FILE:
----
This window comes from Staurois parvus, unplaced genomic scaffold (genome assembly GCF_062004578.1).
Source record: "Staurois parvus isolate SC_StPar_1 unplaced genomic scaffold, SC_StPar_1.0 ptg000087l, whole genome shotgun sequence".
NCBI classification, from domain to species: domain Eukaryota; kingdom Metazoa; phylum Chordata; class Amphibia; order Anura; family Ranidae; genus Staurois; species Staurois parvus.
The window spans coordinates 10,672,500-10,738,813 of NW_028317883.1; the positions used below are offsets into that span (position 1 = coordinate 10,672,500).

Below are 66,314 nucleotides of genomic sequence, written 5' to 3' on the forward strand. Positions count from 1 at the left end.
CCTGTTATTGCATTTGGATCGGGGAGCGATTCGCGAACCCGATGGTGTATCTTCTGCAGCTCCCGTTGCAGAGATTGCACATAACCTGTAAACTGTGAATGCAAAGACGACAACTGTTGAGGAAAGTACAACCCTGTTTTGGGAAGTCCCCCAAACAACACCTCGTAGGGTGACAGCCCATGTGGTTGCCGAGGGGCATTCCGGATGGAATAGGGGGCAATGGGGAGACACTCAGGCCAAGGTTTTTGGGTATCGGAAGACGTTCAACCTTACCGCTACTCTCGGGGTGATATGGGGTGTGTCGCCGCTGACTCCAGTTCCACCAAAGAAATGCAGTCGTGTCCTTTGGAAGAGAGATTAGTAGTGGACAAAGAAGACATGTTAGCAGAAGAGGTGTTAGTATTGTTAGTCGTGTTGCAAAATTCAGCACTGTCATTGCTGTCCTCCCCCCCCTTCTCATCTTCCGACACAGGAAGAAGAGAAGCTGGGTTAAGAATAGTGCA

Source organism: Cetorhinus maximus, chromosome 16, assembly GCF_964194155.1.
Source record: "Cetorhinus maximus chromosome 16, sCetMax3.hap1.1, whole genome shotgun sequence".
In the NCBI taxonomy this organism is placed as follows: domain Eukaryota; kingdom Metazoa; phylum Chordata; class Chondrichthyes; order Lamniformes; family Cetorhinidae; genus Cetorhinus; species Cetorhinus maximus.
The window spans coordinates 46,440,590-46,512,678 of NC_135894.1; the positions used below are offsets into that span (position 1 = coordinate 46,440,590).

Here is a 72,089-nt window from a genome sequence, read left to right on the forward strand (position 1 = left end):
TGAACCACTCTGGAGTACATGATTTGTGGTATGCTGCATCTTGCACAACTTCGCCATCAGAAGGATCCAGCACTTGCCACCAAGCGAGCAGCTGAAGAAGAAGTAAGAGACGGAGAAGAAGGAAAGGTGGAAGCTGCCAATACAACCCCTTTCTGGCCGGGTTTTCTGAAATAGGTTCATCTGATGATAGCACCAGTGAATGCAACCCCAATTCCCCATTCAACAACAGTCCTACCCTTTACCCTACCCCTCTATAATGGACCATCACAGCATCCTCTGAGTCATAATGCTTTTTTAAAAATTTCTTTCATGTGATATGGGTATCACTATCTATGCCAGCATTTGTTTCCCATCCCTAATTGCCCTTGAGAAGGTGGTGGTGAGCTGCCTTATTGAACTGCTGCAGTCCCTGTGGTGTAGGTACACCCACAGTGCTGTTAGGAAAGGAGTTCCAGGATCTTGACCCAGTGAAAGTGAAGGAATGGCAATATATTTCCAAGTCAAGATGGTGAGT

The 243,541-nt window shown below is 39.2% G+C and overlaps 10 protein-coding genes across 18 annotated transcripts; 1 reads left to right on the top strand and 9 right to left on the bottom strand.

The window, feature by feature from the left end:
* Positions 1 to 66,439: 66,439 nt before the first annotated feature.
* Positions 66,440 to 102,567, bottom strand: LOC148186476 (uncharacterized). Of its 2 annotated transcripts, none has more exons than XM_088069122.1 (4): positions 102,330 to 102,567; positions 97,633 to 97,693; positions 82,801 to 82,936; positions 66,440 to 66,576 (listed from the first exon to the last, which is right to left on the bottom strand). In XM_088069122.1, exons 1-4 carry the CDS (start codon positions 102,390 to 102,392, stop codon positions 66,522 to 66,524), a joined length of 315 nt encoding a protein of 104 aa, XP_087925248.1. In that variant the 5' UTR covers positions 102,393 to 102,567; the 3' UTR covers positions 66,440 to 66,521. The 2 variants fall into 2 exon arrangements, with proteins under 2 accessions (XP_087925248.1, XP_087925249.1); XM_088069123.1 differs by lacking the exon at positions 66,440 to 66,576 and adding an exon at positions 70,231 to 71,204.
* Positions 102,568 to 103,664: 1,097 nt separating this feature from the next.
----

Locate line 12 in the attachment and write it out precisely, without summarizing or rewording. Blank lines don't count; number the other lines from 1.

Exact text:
TGAACCACTCTGGAGTACATGATTTGTGGTATGCTGCATCTTGCACAACTTCGCCATCAGAAGGATCCAGCACTTGCCACCAAGCGAGCAGCTGAAGAAGAAGTAAGAGACGGAGAAGAAGGAAAGGTGGAAGCTGCCAATACAACCCCTTTCTGGCCGGGTTTTCTGAAATAGGTTCATCTGATGATAGCACCAGTGAATGCAACCCCAATTCCCCATTCAACAACAGTCCTACCCTTTACCCTACCCCTCTATAATGGACCATCACAGCATCCTCTGAGTCATAATGCTTTTTTAAAAATTTCTTTCATGTGATATGGGTATCACTATCTATGCCAGCATTTGTTTCCCATCCCTAATTGCCCTTGAGAAGGTGGTGGTGAGCTGCCTTATTGAACTGCTGCAGTCCCTGTGGTGTAGGTACACCCACAGTGCTGTTAGGAAAGGAGTTCCAGGATCTTGACCCAGTGAAAGTGAAGGAATGGCAATATATTTCCAAGTCAAGATGGTGAGT